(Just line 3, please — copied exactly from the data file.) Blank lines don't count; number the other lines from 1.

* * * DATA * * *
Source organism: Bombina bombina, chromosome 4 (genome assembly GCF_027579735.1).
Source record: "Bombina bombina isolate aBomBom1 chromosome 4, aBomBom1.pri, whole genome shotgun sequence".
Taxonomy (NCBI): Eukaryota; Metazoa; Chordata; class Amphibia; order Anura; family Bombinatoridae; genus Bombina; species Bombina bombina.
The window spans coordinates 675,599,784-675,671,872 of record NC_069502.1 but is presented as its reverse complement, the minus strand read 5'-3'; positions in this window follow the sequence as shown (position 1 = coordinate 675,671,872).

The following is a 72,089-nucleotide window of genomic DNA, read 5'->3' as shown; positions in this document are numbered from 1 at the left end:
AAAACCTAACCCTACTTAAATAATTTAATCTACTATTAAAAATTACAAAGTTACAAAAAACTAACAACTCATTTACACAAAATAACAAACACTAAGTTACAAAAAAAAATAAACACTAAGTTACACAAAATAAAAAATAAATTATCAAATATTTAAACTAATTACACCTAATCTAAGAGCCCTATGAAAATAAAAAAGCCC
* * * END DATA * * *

Taxonomy (NCBI): Eukaryota; Metazoa; Chordata; class Amphibia; order Anura; family Bombinatoridae; genus Bombina; species Bombina bombina.